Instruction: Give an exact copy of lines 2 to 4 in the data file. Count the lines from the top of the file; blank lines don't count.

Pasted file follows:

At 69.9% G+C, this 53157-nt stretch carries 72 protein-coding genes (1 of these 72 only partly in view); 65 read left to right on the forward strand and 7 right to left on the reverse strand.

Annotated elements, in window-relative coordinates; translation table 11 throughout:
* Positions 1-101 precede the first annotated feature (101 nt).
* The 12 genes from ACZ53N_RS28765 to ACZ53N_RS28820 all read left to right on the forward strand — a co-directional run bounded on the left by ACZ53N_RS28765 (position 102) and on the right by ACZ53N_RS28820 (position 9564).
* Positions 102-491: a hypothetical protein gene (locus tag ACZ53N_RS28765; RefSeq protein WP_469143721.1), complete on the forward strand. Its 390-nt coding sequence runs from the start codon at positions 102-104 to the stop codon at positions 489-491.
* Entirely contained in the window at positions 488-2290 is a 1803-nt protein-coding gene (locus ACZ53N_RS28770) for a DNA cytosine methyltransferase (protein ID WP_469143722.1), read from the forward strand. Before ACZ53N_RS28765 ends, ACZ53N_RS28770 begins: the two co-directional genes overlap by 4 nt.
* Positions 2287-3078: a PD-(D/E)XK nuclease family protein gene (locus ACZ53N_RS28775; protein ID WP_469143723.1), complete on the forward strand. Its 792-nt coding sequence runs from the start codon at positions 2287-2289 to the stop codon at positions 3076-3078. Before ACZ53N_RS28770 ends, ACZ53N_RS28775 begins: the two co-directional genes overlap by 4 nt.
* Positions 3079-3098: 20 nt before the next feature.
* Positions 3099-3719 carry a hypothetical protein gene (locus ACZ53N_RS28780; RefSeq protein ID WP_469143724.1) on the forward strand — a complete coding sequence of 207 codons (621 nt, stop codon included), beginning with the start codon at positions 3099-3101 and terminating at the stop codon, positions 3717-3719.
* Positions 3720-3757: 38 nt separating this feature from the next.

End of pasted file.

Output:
Annotated elements, in window-relative coordinates; translation table 11 throughout:
* Positions 1-101 precede the first annotated feature (101 nt).
* The 12 genes from ACZ53N_RS28765 to ACZ53N_RS28820 all read left to right on the forward strand — a co-directional run bounded on the left by ACZ53N_RS28765 (position 102) and on the right by ACZ53N_RS28820 (position 9564).